KOCHI: It was bharatanatyam and mohiniyattam that brought her into the realm of performing arts, but odissi kept her rooted to it. Malaysia-based artist Sandhya Manoj has given numerous performances around the world and has performed ‘Katha-The Story of Kaikeyi and Gandhari’ in the city on Wednesday. The danseuse is in the capital as part of a five-day-long workshop ‘Navarasa Through Yoga and Odissi’ organised as part of the Soorya Fest 2017.
Sandhya says dance and yoga are two sides of the same coin. She reflects the same concept through her dance, combining the essence of both. “By the essence of yoga, I don’t mean it in a ritualistic aspect. For me, it is a way of life. It is about understanding and living every moment and emotion, which I bring out through dance.” The five-day-long workshop which is being held at Ganesham, Thycaud, is also devoted to not just yoga or dance, says the artist. While it was placing the essence of both together which appealed her, it was the balance of lasya and nrithya which drew the Malayali performer towards Odissi. “I felt a perfect balance between both elements, along with a depth of abhinaya in Odissi, which I felt more attuned to,” she said.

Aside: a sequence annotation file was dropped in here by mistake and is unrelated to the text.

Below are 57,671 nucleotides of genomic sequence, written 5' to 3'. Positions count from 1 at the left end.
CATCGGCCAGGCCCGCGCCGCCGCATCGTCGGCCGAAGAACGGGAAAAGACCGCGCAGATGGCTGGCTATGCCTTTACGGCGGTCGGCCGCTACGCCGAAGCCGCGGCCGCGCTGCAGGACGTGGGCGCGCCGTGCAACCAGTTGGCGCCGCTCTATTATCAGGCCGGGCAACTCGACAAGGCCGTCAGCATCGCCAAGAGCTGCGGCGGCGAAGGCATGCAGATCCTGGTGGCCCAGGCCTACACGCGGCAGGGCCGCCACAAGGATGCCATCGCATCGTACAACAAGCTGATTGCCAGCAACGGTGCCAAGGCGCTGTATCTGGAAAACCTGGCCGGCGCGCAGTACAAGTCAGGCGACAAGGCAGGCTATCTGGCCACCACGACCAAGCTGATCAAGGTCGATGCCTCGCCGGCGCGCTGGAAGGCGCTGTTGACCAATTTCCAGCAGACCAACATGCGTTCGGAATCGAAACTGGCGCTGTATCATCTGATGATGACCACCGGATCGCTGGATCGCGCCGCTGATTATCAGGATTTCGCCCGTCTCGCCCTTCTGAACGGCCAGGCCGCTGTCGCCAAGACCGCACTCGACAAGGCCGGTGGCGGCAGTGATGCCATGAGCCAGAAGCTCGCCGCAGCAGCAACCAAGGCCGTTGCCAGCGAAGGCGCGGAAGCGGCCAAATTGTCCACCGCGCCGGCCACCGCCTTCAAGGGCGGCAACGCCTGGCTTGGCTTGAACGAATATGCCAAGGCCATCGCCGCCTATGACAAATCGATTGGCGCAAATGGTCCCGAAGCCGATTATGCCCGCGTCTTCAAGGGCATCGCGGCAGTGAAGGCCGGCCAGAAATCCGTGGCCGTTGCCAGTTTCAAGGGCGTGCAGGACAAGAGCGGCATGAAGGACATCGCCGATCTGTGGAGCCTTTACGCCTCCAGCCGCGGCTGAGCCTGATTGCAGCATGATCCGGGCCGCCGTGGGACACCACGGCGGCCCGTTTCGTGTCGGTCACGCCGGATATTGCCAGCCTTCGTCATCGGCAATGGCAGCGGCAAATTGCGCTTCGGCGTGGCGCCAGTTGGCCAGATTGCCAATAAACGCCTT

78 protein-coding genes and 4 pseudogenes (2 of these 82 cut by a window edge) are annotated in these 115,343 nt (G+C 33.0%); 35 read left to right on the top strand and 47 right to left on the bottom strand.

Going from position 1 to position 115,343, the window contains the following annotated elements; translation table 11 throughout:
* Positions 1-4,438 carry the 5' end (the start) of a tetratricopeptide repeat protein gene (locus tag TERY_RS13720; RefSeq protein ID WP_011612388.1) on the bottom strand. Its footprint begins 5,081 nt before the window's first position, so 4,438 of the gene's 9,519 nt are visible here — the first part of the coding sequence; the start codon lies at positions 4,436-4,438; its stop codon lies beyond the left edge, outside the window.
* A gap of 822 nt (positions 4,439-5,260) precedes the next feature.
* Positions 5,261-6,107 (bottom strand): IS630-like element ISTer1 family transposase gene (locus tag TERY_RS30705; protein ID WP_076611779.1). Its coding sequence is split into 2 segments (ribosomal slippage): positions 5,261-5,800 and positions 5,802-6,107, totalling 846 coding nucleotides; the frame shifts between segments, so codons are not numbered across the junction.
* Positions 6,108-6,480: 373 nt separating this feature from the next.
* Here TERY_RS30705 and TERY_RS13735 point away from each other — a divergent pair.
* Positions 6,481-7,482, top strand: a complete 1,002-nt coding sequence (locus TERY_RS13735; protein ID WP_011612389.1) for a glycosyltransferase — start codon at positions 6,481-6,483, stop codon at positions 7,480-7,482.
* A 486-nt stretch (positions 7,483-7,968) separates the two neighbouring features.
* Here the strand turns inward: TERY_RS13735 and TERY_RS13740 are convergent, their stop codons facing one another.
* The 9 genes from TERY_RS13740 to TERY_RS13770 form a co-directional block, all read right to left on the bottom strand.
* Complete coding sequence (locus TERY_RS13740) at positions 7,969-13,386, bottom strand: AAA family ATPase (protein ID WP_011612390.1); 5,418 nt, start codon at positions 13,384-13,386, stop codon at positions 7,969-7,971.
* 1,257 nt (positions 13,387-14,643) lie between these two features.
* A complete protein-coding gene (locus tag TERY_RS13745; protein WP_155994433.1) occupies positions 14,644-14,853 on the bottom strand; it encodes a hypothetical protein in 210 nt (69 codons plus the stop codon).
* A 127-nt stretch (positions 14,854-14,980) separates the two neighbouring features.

Sandhya, who had been settled in Malaysia for the past 18 years, started learning Odissi in the Temple of Fine Arts at Kuala Lampur. The artist who started training under Geetha Sankaran, later practised the dance form under Durga Charan Ranbir and Ratikant Mohapatra. She recently started conceptualising and choreographing her performances.
Her latest show was an attempt to shed an insight into the untold story of Kaikeyi and Gandhari, two major figures in the epics Mahabharata and Ramayana. According to her, ‘Katha’ attempts to throw a different light on the mythological characters.
Sandhya says the two women have always been typecast with Kaikeyi given a negative shade. “If a woman comes across as stronger than a man, or carries herself beautifully and is very energetic, she is typecast as arrogant. Similarly, a woman who looks and behaves meek may not necessarily be meek. This is what the ‘Katha’ drew light on.”
The artist says it is wrong to stereotype. “Gandhari is considered to be someone who always stood for Dharma, but rather than guiding her husband and being his eyes, she chose to bind her eyes. Similarly, Kaikeyi who is brought up to be a strong woman, is just asking her man to keep his word rather than being jealous.”